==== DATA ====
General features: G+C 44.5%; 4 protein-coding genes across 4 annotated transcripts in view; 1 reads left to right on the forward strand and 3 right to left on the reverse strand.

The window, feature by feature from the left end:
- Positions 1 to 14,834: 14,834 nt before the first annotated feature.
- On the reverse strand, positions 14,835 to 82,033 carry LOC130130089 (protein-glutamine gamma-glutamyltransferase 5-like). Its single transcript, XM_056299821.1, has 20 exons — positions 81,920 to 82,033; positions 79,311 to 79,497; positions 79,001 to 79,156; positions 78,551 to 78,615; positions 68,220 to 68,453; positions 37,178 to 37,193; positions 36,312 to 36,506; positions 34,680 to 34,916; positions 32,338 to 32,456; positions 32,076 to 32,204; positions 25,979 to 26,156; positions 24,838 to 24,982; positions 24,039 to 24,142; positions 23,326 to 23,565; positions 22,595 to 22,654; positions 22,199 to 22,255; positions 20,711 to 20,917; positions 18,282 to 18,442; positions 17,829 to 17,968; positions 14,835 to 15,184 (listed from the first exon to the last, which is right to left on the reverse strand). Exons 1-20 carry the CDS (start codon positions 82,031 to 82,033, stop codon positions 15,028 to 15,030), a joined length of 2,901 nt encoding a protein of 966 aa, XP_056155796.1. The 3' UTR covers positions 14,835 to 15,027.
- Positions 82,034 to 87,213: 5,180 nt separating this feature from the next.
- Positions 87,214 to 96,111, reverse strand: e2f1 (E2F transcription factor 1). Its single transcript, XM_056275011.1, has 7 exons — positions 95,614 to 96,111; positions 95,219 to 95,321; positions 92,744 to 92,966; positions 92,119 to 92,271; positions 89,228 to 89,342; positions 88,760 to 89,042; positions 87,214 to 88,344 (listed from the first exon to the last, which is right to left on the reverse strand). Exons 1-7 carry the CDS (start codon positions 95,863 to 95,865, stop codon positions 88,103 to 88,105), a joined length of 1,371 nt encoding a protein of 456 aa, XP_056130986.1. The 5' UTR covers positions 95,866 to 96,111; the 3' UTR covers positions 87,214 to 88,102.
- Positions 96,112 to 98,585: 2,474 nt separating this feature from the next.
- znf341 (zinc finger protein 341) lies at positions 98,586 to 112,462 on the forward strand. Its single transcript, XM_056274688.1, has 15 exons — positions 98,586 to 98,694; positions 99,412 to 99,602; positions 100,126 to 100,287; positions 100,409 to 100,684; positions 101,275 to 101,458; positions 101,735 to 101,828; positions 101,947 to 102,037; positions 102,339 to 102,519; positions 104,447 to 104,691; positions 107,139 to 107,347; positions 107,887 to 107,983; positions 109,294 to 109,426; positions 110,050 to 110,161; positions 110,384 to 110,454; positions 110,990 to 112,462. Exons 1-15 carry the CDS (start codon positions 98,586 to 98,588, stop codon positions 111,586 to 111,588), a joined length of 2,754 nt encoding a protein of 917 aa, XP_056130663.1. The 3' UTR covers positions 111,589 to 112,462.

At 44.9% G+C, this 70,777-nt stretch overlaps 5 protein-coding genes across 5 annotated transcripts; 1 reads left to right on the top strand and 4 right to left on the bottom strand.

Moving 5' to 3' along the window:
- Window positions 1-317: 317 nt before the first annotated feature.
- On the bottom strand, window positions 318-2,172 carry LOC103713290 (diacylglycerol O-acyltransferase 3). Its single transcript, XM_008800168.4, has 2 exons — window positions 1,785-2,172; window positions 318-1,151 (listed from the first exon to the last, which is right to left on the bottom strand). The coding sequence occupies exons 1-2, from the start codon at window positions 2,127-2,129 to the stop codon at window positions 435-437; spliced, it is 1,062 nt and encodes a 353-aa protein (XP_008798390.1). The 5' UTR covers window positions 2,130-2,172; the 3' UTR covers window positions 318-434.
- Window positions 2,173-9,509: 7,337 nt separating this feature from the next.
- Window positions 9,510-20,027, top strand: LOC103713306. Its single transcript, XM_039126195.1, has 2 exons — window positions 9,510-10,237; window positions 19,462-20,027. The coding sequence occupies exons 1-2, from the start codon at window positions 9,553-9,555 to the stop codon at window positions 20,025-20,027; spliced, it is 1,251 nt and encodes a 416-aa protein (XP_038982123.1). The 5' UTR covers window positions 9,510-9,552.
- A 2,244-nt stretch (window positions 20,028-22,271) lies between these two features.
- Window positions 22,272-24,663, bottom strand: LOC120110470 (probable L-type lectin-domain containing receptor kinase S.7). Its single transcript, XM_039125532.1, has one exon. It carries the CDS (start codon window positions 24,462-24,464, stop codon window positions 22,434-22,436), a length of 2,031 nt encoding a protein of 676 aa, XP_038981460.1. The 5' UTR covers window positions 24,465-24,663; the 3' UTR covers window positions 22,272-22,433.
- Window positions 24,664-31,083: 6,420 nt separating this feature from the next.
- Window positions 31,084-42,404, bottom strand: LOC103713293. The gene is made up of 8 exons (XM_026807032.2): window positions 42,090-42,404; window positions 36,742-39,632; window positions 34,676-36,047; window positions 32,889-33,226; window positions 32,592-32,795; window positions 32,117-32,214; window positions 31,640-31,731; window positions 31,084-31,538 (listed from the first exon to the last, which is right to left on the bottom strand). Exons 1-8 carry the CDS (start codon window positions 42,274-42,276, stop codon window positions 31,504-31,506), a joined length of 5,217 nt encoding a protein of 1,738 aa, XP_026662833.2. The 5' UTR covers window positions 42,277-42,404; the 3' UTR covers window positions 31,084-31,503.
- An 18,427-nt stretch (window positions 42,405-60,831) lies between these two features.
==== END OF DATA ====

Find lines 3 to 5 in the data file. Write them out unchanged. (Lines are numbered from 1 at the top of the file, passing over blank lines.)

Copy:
- Positions 1 to 14,834: 14,834 nt before the first annotated feature.
- On the reverse strand, positions 14,835 to 82,033 carry LOC130130089 (protein-glutamine gamma-glutamyltransferase 5-like). Its single transcript, XM_056299821.1, has 20 exons — positions 81,920 to 82,033; positions 79,311 to 79,497; positions 79,001 to 79,156; positions 78,551 to 78,615; positions 68,220 to 68,453; positions 37,178 to 37,193; positions 36,312 to 36,506; positions 34,680 to 34,916; positions 32,338 to 32,456; positions 32,076 to 32,204; positions 25,979 to 26,156; positions 24,838 to 24,982; positions 24,039 to 24,142; positions 23,326 to 23,565; positions 22,595 to 22,654; positions 22,199 to 22,255; positions 20,711 to 20,917; positions 18,282 to 18,442; positions 17,829 to 17,968; positions 14,835 to 15,184 (listed from the first exon to the last, which is right to left on the reverse strand). Exons 1-20 carry the CDS (start codon positions 82,031 to 82,033, stop codon positions 15,028 to 15,030), a joined length of 2,901 nt encoding a protein of 966 aa, XP_056155796.1. The 3' UTR covers positions 14,835 to 15,027.
- Positions 82,034 to 87,213: 5,180 nt separating this feature from the next.